Lecture 4 Ch.5,6 Jan 27.docx

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Department
Management and Organizational Studies
Course
Management and Organizational Studies 2181A/B
Professor
Matt Mc Larnon
Semester
Winter

Description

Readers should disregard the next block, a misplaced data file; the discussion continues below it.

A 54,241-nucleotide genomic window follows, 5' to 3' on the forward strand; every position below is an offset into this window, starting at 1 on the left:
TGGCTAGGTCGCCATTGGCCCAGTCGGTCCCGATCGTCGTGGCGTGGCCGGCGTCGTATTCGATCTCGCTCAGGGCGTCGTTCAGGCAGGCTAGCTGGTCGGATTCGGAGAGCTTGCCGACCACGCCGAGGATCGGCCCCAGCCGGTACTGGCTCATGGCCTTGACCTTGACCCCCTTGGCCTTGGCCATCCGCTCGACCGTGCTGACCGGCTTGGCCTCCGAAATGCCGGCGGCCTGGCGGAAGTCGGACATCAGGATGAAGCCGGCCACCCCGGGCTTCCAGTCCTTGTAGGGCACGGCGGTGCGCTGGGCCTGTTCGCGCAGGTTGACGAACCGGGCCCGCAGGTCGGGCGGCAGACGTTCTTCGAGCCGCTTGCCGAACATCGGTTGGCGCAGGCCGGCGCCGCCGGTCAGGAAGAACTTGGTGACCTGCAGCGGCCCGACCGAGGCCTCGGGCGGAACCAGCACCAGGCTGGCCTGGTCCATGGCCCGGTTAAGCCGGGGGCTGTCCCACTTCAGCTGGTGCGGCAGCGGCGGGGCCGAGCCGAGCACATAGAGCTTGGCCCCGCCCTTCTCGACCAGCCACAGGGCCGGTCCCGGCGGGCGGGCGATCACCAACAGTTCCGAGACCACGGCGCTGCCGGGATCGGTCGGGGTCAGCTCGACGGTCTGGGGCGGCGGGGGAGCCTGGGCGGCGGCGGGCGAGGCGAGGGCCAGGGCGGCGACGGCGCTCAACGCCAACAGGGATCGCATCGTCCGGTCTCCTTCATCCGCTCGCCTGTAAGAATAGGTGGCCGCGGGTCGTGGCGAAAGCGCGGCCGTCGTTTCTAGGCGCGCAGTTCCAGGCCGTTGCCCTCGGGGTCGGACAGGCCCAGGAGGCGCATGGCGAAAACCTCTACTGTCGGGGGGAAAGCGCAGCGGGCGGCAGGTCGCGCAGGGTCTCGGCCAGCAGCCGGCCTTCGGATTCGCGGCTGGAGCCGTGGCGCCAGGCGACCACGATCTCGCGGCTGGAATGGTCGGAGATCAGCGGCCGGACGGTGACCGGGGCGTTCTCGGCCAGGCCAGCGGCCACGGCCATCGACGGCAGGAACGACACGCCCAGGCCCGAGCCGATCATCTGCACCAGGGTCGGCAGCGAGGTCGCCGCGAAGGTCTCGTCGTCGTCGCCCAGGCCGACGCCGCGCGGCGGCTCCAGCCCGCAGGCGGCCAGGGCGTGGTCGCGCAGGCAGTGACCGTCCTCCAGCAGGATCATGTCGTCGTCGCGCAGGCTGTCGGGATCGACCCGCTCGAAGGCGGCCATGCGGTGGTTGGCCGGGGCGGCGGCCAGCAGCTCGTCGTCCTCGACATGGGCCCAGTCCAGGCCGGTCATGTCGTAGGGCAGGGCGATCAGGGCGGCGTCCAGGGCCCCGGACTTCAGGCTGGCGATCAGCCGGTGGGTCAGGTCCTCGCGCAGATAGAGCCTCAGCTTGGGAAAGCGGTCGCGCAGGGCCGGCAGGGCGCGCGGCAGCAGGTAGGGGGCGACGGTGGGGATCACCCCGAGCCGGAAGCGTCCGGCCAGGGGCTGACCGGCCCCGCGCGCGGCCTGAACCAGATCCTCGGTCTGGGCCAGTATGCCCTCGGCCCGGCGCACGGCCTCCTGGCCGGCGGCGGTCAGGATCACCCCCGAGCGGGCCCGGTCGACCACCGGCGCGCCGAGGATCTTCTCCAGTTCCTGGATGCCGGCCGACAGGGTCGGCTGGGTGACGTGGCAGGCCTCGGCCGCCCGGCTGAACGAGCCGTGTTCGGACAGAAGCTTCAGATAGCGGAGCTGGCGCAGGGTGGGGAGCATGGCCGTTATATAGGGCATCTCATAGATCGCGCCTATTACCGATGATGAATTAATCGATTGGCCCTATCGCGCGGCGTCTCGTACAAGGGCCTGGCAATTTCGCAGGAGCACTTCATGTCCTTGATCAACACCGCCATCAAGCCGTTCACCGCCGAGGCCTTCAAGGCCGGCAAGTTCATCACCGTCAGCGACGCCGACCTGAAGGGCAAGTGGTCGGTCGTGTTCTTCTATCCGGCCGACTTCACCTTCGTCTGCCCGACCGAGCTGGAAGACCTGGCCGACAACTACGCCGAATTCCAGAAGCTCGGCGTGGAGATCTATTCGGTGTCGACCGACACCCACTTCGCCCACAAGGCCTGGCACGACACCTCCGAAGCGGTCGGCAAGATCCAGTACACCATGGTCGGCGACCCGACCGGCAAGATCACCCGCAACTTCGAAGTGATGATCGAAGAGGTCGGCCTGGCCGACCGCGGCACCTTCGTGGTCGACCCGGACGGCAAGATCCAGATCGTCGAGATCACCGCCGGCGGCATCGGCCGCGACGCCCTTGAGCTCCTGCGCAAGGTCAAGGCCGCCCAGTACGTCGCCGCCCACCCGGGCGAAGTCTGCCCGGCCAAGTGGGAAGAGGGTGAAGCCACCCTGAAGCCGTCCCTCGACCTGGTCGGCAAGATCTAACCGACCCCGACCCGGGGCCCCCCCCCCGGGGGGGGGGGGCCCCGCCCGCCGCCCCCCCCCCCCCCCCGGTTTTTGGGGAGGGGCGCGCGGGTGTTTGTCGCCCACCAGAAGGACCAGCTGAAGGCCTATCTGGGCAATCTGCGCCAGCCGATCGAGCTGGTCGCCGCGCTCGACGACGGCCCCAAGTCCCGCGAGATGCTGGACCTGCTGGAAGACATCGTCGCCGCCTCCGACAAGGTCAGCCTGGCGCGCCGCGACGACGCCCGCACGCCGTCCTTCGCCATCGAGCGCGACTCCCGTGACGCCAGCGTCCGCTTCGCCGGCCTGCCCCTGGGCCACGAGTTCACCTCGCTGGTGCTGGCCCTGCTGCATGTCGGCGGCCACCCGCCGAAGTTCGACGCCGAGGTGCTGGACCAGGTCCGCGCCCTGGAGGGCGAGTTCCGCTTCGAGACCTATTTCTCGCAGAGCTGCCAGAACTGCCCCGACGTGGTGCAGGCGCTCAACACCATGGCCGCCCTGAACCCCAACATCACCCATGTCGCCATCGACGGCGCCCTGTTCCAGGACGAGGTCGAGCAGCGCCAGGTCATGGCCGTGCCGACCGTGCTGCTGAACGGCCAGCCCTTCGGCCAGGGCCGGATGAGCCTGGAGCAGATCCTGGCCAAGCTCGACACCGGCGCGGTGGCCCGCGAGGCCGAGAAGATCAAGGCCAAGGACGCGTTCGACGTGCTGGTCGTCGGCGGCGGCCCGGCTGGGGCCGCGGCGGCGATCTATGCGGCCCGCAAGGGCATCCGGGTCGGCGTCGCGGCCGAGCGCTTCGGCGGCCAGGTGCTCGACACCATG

Organizational Behaviour Lecture 4 Ch. 5,6 January 27, 14 Notes • Exam next week, in class • Ch.1­6 + appendix • 2:30­4:30 • 70 Multiple choice Chapter 5 Theories of Work Motivation • What is Motivation? o It is one of the most traditional topics in organizational behaviour o The extent to which persistent effort is directed toward a goal o The basic characteristics of motivation:  Effort  Persistence  Direction   Goals • Intrinsic Motivation o Motivation that stems from the direct relationship between the worker and  the task and is usually self­applied o Examples include:  Feelings of achievement, accomplishment, challenge, and  competence derived from performing one’s job, and the interest in  the job itself • Extrinsic Motivation o Motivation that stems from the work environment external to the task and  is usually applied by others o Examples include:  Pay, benefits, company policies, and various forms of supervision o Some motivators have both extrinsic and intrinsic qualities • Extrinsic vs. Intrinsic Motivators o Some evidence that the availability of extrinsic motivators can reduce the  intrinsic motivation stemming form the task itself o This appear to occur under very limited conditions and is easily avoidable o Both kinds of rewards are important and compatible in enhancing work  motivation • Theories of Motivation o Need theories are concerned with what motivates workers o Process theories are concerned with exactly how various factors motivate  people o Need and process theories are complementary rather than contradictory o Maslow’s Hierarchy of Needs  A five­level hierarchical need theory of motivation that specifies  that the lowest­level unsatisfied need has the greatest motivating  potential. The needs include: • Physiological needs o Necessary for a person to survive • Safety needs o Security/stability • Belongingness needs o Need for social interaction, being related to others,  etc. • Esteem needs o Feelings of confidence, independence (feeling like  you have a place in the world) • Self­actualization needs o Needs that can only be fulfilled once the other have  been fulfilled o Expressing your own talents, skills, emotions, etc. o Feeling as fulfilled as possible o Alderfer’s ERG Theory  Streamlines Maslow’s need classifications and makes some  different assumptions about the relationship between needs and  motivation.  A three level hierarchical need theory of motivation: • Existence o Safety, physiological • Relatedness o Self esteem, belongingness, safety • Growth o Self esteem, self­actualization  Growth  ▯existence = intrinsic  ▯extrinsic  Exhibit 5.3 in text o McClelland’s Theory of Needs  A non­hierarchical need theory of motivation that outlines the  conditions under which certain needs result in particular patterns of  motivation  Needs reflect relatively stable personality characteristics  Concerned with the specific behavioural consequences of three  needs • Achievement  o To succeed • Affiliation o Need to establish and maintain interpersonal  relationships (friends, family) • Power o Make an impression on others, impact o Self Determination Theory  A theory of motivation that considers whether individuals’  motivation is autonomous or controlled.  Need for affiliation • Individual’s need to associate and interact with others  Need for competence • Individuals need to feel like they are good at something  Need for autonomy • Individual’s need to have free will  These are strong motivational forces • Process Theories of Work Motivation o Motivation theories that specify the details of how motivation works o Expectancy Theory  A process theory that states that motivation is determined by the  outcomes that people expect to occur as a result of their actions on  the job  The basic components of Vroom’s expectancy theory are: • Outcomes • Instrumentality • Valence • Expectancy o How likely you can achieve a goal given a certain  amount of effort • Force o Relative degree of effort  Exhibit 5.4 in text  Managerial Implications of Expectancy Theory • The motivational implications of expectancy theory involve  “juggling the numbers” that individuals attach to  expectancies, instrumentalities, and valences • Three implications: o Boost expectancies o Clarify reward contingencies o Appreciate diverse needs o Equity Theory  Equity theory explains people’s job satisfaction through a  comparison process of inputs and outcomes.   People want their ratio of inputs and outcomes to be similar to  those of comparative others • The “norm of equity”  Research Support for Equity Theory • Research supports the theory when inequity occurs because  of underpayment o When workers are underpaid on an hourly basis,  they tend to lower their inputs by producing less  work • The theory’s predictions regarding overpayment inequity  have received les support o Suggests that people tolerate overpayment more  than underpayment or they use perceptual  distortion to reduce overpayment inequity  Equity Sensitivity • Research has also demonstrated that not all people adhere  to the “norm” of equity • Some people are more outcome focused o Entitled • Some people are more input focused o Benevolents • Those that adhere to the norm o Equity sensitives   Managerial Implications of Equity Theory • Perceived underpayment will have a variety of negative  motivational consequences for the organization (e.g., low  productivity, low quality, theft) • Understand that feelings about equity stem from a  perceptual social comparison process • Understanding the role of comparison people is especially  crucial o Goal Setting  A goal is the object or aim of an action.  Personal performance goals are vague or nonexistent for many  organizational members.  Research has demonstrated when and how goal setting can be  effective   Goals are effective when they are: • Specific • Challenging • Committed • Feedback • SMART o Look up what it stands for  Why are goals motivational? • Four mechanisms explain why goals are motivational: o They direct attention toward goal­relevant activities o They lead to greater effort o They increase and prolong persistence o They lead to the discovery and use of task relevant  strategies for goal attainment  Goal Orientation • Goal orientation refers to an individual’s goal preferences  in achievement situations • A stable individual difference that affects performance • Three Goal orientations: o Learning goal orientation  Also called mastery goal orientation  Achieved by learning new skills, mastering  how to approach new situations, becoming a  master of a particular domain o Performance­prove goal orientation  To obtain a favorable judgment from  another person o Performance­avoid goal orientation  Setting goals to avoid negative judgment   Managerial Implications of Goal Setting Theory • Managers should set specific and challenging goals and  provide ongoing feedback to employees so they can  compare their performance with the goal • The performance impact of specific, challenging goals is  stronger for simpler jobs than for more complex jobs • When a task is novel or complex and individuals need to